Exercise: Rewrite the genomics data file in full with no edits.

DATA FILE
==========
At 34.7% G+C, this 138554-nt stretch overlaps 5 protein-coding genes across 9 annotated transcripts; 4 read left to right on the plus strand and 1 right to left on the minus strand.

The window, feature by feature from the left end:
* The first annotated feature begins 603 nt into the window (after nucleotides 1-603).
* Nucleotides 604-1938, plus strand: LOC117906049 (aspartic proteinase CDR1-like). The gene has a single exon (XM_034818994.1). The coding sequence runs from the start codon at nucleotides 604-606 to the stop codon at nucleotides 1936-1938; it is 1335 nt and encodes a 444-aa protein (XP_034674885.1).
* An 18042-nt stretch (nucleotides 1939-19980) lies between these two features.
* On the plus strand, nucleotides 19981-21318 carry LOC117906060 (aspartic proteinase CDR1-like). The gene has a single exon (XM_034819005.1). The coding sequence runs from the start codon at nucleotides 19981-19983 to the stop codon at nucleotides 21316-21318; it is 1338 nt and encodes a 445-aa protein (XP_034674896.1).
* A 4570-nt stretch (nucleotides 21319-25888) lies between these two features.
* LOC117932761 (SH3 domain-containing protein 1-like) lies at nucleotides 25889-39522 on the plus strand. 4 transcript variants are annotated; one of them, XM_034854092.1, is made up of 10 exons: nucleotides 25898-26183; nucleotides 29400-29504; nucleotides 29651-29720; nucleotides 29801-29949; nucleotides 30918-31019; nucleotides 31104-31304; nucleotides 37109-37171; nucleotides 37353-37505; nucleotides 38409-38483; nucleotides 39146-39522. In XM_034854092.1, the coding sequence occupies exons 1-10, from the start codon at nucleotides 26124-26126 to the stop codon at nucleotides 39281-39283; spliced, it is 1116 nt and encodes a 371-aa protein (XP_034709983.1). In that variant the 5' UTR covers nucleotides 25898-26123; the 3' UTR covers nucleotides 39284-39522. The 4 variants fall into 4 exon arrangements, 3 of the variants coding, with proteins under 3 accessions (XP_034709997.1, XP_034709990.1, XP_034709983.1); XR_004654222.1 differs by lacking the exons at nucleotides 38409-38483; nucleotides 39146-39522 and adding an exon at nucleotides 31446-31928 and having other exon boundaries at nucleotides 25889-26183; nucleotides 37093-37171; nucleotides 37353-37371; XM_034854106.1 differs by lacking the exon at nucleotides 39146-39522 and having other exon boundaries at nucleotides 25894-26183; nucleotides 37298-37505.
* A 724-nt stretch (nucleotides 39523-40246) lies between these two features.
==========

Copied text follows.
At 34.7% G+C, this 138554-nt stretch overlaps 5 protein-coding genes across 9 annotated transcripts; 4 read left to right on the plus strand and 1 right to left on the minus strand.

The window, feature by feature from the left end:
* The first annotated feature begins 603 nt into the window (after nucleotides 1-603).
* Nucleotides 604-1938, plus strand: LOC117906049 (aspartic proteinase CDR1-like). The gene has a single exon (XM_034818994.1). The coding sequence runs from the start codon at nucleotides 604-606 to the stop codon at nucleotides 1936-1938; it is 1335 nt and encodes a 444-aa protein (XP_034674885.1).
* An 18042-nt stretch (nucleotides 1939-19980) lies between these two features.
* On the plus strand, nucleotides 19981-21318 carry LOC117906060 (aspartic proteinase CDR1-like). The gene has a single exon (XM_034819005.1). The coding sequence runs from the start codon at nucleotides 19981-19983 to the stop codon at nucleotides 21316-21318; it is 1338 nt and encodes a 445-aa protein (XP_034674896.1).
* A 4570-nt stretch (nucleotides 21319-25888) lies between these two features.
* LOC117932761 (SH3 domain-containing protein 1-like) lies at nucleotides 25889-39522 on the plus strand. 4 transcript variants are annotated; one of them, XM_034854092.1, is made up of 10 exons: nucleotides 25898-26183; nucleotides 29400-29504; nucleotides 29651-29720; nucleotides 29801-29949; nucleotides 30918-31019; nucleotides 31104-31304; nucleotides 37109-37171; nucleotides 37353-37505; nucleotides 38409-38483; nucleotides 39146-39522. In XM_034854092.1, the coding sequence occupies exons 1-10, from the start codon at nucleotides 26124-26126 to the stop codon at nucleotides 39281-39283; spliced, it is 1116 nt and encodes a 371-aa protein (XP_034709983.1). In that variant the 5' UTR covers nucleotides 25898-26123; the 3' UTR covers nucleotides 39284-39522. The 4 variants fall into 4 exon arrangements, 3 of the variants coding, with proteins under 3 accessions (XP_034709997.1, XP_034709990.1, XP_034709983.1); XR_004654222.1 differs by lacking the exons at nucleotides 38409-38483; nucleotides 39146-39522 and adding an exon at nucleotides 31446-31928 and having other exon boundaries at nucleotides 25889-26183; nucleotides 37093-37171; nucleotides 37353-37371; XM_034854106.1 differs by lacking the exon at nucleotides 39146-39522 and having other exon boundaries at nucleotides 25894-26183; nucleotides 37298-37505.
* A 724-nt stretch (nucleotides 39523-40246) lies between these two features.